The last of her clothes

A few taps on his screen and the sound of trumpets fill the little flat.

“It’s my favourite,” he smiles.

For a few moments she struggles to make sense of the cacophony.

Had she been walking past a bandstand in a provincial park, or pressed to the edge of pavement as the tourists at her back thronged to snap the marching band on its way from Buckingham Palace, her brain wouldn’t have demanded a moment’s thought.

But in the cramped studio three floors above a pub, the trumpets and the trombones and the tubas

(Where they actually tubas? What is a tuba anyway?)

didn’t occur to her as music.

And his hair was curly and immense and vaguely red, and as he had bent to retrieve the contents of her split bag from the pavement she’d caught the scent of it.

Two hundred and fourteen pavements away, if she were to count.

A moment’s high embarrassment as the withered hand of fate snipped the fibres at the bottom of her over-sized, over-loaded brown paper bag, filled with the last of her clothes from Georgio’s flat.

Her toothbrush.

Her underwear.

All on the pavement in an instant.

And he, a perfect stranger, simply scooped it all up.

And two minutes later he returned from a nearby shop with a large plastic bag and everything was neatly, deftly taken care of.



More coffee.

And after the third hour slipped delightfully by she allowed herself to wonder

“Are we on a date?”

And now, in his flat, he’s just put on a brass band compendium.

So no, then.


Chewed at the edges

Molten turmoil deep beneath.

Collisions are occurring 

by the hundreds 

of thousands 

of trillions 

of hydrogen atoms. 

They’re forced upwards in turbulent, somersaulting convection currents to the surface of the sun, and the better part of them, their collective soul, is thrown out into the great vacuum, which on Earth we call the heavens, seeming far more densely peopled with celestial bodies than is proper.

Like Villiers Street viewed from the Strand on a Saturday evening at 10.45.

The squeezed perspective, the diminishing visual field crushing bodies together.

And they form currents, oozing into Heaven, circling the dance floors, colliding at the bar, staggering along the platform of Charing Cross, eddying two steps from the homeless woman and her proffered, almost-empty cup next to the shut-up flower stall.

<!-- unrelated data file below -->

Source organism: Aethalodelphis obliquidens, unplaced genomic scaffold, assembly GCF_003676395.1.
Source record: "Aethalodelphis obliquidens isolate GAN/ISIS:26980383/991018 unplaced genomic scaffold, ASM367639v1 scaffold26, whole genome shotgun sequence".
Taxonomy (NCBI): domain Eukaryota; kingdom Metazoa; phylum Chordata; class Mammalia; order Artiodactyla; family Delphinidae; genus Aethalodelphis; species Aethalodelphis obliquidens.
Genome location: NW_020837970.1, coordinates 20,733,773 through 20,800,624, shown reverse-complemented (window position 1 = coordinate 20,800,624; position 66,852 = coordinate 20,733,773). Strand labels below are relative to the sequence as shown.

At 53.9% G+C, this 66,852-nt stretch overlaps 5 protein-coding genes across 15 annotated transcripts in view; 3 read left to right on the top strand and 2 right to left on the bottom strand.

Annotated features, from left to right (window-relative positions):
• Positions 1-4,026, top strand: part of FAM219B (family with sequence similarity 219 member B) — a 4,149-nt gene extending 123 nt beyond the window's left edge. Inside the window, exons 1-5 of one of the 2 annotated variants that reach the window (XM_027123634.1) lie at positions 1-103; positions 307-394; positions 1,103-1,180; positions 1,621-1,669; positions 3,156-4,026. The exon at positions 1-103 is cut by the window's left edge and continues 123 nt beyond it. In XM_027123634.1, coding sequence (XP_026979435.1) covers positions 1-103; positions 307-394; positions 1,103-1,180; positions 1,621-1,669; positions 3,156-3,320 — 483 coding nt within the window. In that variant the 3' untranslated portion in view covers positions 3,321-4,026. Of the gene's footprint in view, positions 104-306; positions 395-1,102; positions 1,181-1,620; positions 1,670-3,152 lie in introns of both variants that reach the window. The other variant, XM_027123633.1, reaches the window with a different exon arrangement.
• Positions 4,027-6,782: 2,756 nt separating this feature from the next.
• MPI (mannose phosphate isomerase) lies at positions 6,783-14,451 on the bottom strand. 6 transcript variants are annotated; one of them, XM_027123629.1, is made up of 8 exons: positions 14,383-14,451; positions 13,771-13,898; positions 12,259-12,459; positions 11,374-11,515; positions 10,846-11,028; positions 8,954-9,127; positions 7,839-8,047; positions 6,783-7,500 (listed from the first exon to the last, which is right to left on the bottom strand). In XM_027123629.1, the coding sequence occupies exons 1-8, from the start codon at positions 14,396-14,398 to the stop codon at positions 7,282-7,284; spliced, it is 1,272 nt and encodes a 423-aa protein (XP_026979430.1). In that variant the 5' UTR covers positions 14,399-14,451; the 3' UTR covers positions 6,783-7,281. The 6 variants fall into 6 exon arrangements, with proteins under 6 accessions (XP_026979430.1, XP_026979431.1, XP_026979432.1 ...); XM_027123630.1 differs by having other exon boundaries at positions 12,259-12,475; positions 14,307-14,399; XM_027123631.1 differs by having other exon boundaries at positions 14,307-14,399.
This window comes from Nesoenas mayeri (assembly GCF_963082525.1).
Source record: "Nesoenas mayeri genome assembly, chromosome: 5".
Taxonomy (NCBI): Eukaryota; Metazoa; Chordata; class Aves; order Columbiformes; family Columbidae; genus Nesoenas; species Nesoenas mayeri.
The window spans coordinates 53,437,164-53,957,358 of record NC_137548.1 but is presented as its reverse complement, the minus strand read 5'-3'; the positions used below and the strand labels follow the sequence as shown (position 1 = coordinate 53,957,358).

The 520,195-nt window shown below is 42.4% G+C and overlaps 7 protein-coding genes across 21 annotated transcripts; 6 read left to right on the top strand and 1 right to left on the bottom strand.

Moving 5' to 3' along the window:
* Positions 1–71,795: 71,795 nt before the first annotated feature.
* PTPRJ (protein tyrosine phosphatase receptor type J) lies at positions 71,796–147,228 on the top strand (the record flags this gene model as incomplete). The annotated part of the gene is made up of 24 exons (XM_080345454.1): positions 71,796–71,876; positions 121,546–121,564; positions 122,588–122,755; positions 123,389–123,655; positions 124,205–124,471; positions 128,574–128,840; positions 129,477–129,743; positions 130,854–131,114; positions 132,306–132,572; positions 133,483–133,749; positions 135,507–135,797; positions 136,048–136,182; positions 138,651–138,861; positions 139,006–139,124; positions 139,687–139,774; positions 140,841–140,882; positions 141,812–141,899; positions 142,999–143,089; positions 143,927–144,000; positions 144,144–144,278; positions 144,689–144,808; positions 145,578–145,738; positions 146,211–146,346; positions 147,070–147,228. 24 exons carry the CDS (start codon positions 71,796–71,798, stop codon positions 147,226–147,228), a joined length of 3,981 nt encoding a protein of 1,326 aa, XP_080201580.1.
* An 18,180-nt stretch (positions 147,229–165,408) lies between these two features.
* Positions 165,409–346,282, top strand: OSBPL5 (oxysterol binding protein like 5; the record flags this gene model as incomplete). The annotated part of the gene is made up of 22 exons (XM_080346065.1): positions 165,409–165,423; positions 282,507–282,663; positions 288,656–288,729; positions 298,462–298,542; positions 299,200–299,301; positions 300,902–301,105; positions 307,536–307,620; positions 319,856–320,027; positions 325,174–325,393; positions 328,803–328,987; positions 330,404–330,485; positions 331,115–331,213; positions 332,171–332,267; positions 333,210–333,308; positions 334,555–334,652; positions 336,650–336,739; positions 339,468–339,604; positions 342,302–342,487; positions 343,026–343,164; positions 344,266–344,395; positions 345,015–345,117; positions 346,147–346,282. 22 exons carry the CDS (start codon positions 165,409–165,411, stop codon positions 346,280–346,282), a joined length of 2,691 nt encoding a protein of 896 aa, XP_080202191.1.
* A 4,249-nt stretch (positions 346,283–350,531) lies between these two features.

And the soul of the hydrogen, the sunlight, strikes the moon, bleaching it a skeletal white, and it’s stunned by the impact, falls helplessly towards her, tumbling downwards from above.

And it’s slowed by the thickening air.

The noise, rising above the artificially dense crowd. 

And it falls lightly, like a whisper in the roar of Villiers Street, on the once-white rim of her paper cup, dyed orange by the street light. 
Chewed at the edges. 

immortal bodies

The pavements are sodden,

and it stopped raining half an hour ago.

Lightning is exploding above

and not a whisper of thunder.

A celestial thread might have been lowered,

and dangling

five hundred feet above Bloomsbury

a pair of opposing gods are fighting,


with hands and teeth

the flesh of immortal bodies





and in the moment of exposure,

energy is lightening the sky,

and the sodden pavements

and the bricks and windowsills and the tops of heads

are drenched anew

in blistering,



And my head should be pounding.

But it isn’t.

uppermost leaves

Sitting on the roof on a muggy evening.

Clerkenwell before him.

Smithfield behind.

Bloomsbury distantly implied

by the uppermost leaves of that London plane tree,

imperfectly concealed by that arse-hole

of a seventies office block

in the middle distance.

It’s gently photosynthesising on Gray’s Inn Road.

Making the most of the day’s final photons.

Leaves struck gold

from a sun that’s reddish,

and smeared all over the horizon,

igniting the pollutants in the air

made suddenly beautiful.

And here,


he feels the relief

that is


Before it fades

Rhoda hasn’t slept for thirty-six hours.

It’s a necessary sacrifice to a piece of new writing:

a slackening of the rational habits of thought that are the enemy of creative impulse.

At least for her.

And it can only be done through the violence of withheld sleep.

And the observation of random human beings.

She’s taken the Tube in, but spurned the seats that Sunday made available to her. She would have dozed off.

She’s going to that new café on Torrington Place.